A career in science, possibly in an academic position, is the dream of almost every young scientist. On their way, young researchers naturally encounter questions concerning how scientific excellence is achieved and evaluated by peers. Being at an age when starting a family, pursuing a career in science and striving for a healthy work-life balance is often experienced as stressful, if not frustrating. Moreover, in academic positions, one is often additionally burdened with funding problems, teaching duties and heavy administrative tasks, which make a successful career in academic science a complex and often wearing process. Also, being too focused on an academic career, young scientists sometimes miss opportunities outside the academic world.
A healthy professional and/or academic environment with enthusiastic, appreciative colleagues and a mentor are a good start when facing these issues. The benefits of networks between young scientists and their students and mentors as well as among young scientists themselves are often solely regarded with respect to science, but they are rarely seen as a treasure of experiences about life as a scientist. The Lindau Nobel Laureate Meeting offers the perfect platform for this type of exchange.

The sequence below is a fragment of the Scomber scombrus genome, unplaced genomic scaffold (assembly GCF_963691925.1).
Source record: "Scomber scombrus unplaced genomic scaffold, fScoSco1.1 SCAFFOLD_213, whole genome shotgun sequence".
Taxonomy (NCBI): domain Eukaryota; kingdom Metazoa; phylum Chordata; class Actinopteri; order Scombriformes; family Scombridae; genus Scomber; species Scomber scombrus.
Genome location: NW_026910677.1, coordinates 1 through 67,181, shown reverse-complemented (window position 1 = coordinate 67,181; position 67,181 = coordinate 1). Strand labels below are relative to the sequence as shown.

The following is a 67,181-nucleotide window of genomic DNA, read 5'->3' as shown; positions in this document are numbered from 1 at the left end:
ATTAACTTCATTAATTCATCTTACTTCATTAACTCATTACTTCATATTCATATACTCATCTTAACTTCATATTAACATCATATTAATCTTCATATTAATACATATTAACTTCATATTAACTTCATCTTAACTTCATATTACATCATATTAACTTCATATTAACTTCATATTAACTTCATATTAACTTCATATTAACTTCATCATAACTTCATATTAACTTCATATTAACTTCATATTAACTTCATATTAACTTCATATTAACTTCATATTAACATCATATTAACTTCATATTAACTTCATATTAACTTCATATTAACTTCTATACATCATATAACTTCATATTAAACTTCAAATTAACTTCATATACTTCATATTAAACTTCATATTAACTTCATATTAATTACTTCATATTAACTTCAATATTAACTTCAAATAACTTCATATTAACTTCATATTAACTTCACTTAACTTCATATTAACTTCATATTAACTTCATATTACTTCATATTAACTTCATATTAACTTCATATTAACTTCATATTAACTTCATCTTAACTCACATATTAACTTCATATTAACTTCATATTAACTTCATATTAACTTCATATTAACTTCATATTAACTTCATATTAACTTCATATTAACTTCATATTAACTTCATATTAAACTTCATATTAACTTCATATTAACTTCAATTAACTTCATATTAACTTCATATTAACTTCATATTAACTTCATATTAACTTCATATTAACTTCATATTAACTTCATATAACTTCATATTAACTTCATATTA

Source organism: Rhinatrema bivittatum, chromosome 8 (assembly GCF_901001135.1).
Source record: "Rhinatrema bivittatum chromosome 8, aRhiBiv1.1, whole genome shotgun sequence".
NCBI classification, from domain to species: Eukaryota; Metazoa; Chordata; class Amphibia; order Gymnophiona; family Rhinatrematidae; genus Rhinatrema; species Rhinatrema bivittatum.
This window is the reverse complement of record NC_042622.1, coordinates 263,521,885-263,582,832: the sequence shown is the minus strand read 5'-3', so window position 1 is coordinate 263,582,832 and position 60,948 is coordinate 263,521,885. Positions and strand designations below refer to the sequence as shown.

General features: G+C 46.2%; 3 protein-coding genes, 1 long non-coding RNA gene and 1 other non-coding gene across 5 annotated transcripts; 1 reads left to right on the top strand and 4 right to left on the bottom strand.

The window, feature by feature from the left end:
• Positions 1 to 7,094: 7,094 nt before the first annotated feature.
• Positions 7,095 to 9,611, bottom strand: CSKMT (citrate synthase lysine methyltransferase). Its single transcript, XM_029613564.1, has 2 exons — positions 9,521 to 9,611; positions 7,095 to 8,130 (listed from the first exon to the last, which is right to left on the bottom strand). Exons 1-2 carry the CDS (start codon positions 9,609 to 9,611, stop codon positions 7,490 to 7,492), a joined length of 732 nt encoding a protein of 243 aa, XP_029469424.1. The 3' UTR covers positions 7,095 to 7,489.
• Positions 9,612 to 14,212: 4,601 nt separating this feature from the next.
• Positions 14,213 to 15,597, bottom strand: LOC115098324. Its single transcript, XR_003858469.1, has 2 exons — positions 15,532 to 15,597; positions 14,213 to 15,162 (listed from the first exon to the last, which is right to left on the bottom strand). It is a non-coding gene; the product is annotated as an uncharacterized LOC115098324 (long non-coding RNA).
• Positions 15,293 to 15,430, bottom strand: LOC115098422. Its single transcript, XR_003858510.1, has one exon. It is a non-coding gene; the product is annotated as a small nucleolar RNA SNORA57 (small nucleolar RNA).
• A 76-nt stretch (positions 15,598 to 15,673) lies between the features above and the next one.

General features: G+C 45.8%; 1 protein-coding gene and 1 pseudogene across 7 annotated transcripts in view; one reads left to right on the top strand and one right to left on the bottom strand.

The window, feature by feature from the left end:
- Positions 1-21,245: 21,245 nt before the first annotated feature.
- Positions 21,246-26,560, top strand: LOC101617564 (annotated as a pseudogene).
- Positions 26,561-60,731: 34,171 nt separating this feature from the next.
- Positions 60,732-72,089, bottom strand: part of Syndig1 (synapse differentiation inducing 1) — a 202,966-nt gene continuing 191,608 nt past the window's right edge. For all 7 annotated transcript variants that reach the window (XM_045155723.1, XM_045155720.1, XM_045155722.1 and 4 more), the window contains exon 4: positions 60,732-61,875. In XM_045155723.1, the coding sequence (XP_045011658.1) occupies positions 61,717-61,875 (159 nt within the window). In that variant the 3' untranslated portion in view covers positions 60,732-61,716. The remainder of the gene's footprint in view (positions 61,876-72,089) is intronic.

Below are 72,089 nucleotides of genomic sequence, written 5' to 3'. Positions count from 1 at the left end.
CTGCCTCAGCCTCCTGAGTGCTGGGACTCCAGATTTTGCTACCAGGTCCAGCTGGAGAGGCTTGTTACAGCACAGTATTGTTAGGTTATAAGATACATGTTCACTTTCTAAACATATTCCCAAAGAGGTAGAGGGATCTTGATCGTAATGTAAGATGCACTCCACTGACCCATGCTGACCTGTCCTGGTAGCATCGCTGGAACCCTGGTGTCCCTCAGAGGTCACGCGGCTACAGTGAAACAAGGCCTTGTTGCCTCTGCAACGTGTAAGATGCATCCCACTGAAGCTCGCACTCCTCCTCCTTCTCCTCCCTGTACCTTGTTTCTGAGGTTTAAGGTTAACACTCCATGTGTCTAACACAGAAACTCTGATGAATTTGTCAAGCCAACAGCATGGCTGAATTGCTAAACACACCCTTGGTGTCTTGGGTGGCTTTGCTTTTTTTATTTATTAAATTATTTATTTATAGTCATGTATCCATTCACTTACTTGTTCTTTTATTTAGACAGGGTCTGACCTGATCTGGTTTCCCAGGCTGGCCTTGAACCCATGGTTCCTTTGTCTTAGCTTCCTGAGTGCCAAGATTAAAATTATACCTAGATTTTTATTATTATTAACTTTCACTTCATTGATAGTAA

In the panel discussion with laureates and young scientists, we will address some of the challenges when aiming for a career as a scientist.
- Niamh Kavanagh, University College Cork, Ireland
- Wolfgang Ketterle, Research Laboratory for Electronics, MIT Massachusetts Institute of Technology, United States of America
- William D. Phillips, Laser Cooling and Trapping Group, National Institute of Standards and Technology (NIST), United States of America
- Donna Strickland, Department of Physics and Astronomy, University of Waterloo, Canada
- Maria Żurek, Lawrence Berkeley National Laboratory, United States of America
- Alaina Levine, President, Quantum Success Solutions, United States of America